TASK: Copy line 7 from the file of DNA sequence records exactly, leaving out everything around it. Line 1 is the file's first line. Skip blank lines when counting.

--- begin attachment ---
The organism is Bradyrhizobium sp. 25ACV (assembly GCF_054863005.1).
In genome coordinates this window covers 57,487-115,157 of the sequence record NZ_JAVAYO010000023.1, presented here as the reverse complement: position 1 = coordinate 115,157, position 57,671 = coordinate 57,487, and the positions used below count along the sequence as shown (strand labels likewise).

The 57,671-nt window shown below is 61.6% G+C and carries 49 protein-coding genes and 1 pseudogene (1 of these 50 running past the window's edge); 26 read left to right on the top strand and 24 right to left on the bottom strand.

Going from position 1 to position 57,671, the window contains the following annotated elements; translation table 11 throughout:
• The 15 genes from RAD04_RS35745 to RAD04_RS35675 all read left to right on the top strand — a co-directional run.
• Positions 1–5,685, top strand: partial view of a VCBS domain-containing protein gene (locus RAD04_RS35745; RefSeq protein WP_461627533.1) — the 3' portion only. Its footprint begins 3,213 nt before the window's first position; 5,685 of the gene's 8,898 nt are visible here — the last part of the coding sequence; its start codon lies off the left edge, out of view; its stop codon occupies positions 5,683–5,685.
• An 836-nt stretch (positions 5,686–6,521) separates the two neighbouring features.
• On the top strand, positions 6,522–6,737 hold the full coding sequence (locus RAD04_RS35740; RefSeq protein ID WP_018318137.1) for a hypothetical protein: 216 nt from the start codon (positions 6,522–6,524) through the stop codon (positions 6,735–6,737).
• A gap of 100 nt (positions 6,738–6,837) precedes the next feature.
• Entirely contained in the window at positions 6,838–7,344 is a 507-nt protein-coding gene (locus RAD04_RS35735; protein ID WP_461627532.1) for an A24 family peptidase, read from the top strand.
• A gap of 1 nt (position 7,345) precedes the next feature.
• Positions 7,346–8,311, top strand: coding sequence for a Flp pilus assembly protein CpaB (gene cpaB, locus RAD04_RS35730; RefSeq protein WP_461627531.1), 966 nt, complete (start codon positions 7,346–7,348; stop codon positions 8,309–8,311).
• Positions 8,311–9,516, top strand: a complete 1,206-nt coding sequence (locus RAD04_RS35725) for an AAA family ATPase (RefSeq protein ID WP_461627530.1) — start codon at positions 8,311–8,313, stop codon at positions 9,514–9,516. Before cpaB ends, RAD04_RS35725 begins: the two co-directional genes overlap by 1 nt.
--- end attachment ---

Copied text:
• An 836-nt stretch (positions 5,686–6,521) separates the two neighbouring features.